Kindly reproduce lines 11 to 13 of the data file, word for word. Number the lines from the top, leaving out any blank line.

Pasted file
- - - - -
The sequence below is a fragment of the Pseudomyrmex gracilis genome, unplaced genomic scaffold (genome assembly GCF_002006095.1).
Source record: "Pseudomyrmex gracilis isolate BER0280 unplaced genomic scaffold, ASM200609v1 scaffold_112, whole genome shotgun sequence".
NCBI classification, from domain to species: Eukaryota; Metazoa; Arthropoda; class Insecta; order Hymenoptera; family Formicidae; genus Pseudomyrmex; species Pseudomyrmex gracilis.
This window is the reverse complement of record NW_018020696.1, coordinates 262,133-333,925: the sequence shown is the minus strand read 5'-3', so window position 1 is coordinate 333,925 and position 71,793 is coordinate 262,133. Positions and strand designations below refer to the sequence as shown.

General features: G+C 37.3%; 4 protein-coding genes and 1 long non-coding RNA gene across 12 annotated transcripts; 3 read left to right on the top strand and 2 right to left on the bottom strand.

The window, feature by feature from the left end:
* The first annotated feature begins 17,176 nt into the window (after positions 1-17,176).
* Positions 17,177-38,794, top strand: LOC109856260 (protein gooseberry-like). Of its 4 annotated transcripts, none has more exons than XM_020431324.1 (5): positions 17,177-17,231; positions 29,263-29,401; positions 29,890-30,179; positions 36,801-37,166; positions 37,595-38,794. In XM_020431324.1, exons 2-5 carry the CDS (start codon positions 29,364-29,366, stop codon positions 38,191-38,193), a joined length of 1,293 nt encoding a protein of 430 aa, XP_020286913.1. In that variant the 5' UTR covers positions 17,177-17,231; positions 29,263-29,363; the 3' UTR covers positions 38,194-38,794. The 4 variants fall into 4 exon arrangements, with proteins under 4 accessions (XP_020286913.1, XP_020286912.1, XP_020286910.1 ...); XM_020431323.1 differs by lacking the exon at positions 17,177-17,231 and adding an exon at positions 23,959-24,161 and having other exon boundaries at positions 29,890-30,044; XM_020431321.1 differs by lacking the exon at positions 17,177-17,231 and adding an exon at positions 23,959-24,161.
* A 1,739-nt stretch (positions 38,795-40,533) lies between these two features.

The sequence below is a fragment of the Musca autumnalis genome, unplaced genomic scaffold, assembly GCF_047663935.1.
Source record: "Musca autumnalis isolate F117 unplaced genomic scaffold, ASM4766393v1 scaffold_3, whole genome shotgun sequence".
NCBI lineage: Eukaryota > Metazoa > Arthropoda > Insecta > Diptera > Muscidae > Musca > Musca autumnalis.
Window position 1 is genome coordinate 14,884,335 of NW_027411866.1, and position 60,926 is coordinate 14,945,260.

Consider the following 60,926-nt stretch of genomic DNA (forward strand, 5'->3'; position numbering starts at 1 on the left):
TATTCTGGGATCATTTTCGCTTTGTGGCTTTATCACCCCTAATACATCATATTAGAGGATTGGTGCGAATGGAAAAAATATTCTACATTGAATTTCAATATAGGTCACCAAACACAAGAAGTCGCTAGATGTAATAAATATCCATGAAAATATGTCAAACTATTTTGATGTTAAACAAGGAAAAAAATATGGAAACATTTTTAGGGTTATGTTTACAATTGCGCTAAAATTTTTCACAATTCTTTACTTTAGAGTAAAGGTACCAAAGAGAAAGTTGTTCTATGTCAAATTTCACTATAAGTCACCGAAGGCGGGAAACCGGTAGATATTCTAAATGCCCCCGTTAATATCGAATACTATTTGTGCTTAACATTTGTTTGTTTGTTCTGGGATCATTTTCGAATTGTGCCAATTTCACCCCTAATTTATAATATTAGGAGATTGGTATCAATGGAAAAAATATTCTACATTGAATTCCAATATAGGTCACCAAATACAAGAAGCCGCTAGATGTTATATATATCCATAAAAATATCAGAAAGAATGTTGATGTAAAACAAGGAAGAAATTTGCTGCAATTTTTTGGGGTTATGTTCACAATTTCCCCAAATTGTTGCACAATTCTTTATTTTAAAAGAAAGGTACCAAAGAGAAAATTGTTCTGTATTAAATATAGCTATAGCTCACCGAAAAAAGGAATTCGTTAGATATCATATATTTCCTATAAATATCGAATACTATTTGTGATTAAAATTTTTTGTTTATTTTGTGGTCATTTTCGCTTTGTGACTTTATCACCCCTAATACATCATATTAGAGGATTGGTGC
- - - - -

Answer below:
Source record: "Musca autumnalis isolate F117 unplaced genomic scaffold, ASM4766393v1 scaffold_3, whole genome shotgun sequence".
NCBI lineage: Eukaryota > Metazoa > Arthropoda > Insecta > Diptera > Muscidae > Musca > Musca autumnalis.
Window position 1 is genome coordinate 14,884,335 of NW_027411866.1, and position 60,926 is coordinate 14,945,260.